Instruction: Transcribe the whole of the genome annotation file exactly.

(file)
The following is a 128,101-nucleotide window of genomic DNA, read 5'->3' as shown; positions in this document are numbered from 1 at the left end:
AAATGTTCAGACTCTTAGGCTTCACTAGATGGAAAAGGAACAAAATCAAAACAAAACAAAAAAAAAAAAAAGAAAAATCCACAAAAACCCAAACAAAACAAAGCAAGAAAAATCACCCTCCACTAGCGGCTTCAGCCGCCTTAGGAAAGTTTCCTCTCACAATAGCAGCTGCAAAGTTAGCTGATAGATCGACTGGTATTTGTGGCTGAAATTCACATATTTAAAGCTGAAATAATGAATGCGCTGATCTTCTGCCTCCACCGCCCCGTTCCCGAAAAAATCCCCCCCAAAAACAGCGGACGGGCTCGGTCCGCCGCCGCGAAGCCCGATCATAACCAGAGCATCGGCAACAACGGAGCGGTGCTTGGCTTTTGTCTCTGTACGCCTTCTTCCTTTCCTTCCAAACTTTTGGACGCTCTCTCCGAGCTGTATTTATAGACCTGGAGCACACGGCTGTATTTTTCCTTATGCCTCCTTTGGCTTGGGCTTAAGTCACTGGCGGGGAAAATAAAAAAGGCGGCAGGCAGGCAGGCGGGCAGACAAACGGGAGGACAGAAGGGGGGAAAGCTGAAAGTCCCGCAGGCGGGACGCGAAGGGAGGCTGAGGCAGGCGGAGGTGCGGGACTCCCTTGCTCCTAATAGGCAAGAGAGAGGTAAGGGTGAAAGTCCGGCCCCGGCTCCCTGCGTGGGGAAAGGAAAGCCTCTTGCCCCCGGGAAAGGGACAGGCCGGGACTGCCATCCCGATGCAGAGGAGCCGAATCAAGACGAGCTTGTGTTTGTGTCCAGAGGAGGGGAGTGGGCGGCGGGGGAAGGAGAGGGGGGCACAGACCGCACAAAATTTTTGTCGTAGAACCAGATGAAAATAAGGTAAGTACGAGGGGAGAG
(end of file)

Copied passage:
The following is a 128,101-nucleotide window of genomic DNA, read 5'->3' as shown; positions in this document are numbered from 1 at the left end:
AAATGTTCAGACTCTTAGGCTTCACTAGATGGAAAAGGAACAAAATCAAAACAAAACAAAAAAAAAAAAAAGAAAAATCCACAAAAACCCAAACAAAACAAAGCAAGAAAAATCACCCTCCACTAGCGGCTTCAGCCGCCTTAGGAAAGTTTCCTCTCACAATAGCAGCTGCAAAGTTAGCTGATAGATCGACTGGTATTTGTGGCTGAAATTCACATATTTAAAGCTGAAATAATGAATGCGCTGATCTTCTGCCTCCACCGCCCCGTTCCCGAAAAAATCCCCCCCAAAAACAGCGGACGGGCTCGGTCCGCCGCCGCGAAGCCCGATCATAACCAGAGCATCGGCAACAACGGAGCGGTGCTTGGCTTTTGTCTCTGTACGCCTTCTTCCTTTCCTTCCAAACTTTTGGACGCTCTCTCCGAGCTGTATTTATAGACCTGGAGCACACGGCTGTATTTTTCCTTATGCCTCCTTTGGCTTGGGCTTAAGTCACTGGCGGGGAAAATAAAAAAGGCGGCAGGCAGGCAGGCGGGCAGACAAACGGGAGGACAGAAGGGGGGAAAGCTGAAAGTCCCGCAGGCGGGACGCGAAGGGAGGCTGAGGCAGGCGGAGGTGCGGGACTCCCTTGCTCCTAATAGGCAAGAGAGAGGTAAGGGTGAAAGTCCGGCCCCGGCTCCCTGCGTGGGGAAAGGAAAGCCTCTTGCCCCCGGGAAAGGGACAGGCCGGGACTGCCATCCCGATGCAGAGGAGCCGAATCAAGACGAGCTTGTGTTTGTGTCCAGAGGAGGGGAGTGGGCGGCGGGGGAAGGAGAGGGGGGCACAGACCGCACAAAATTTTTGTCGTAGAACCAGATGAAAATAAGGTAAGTACGAGGGGAGAG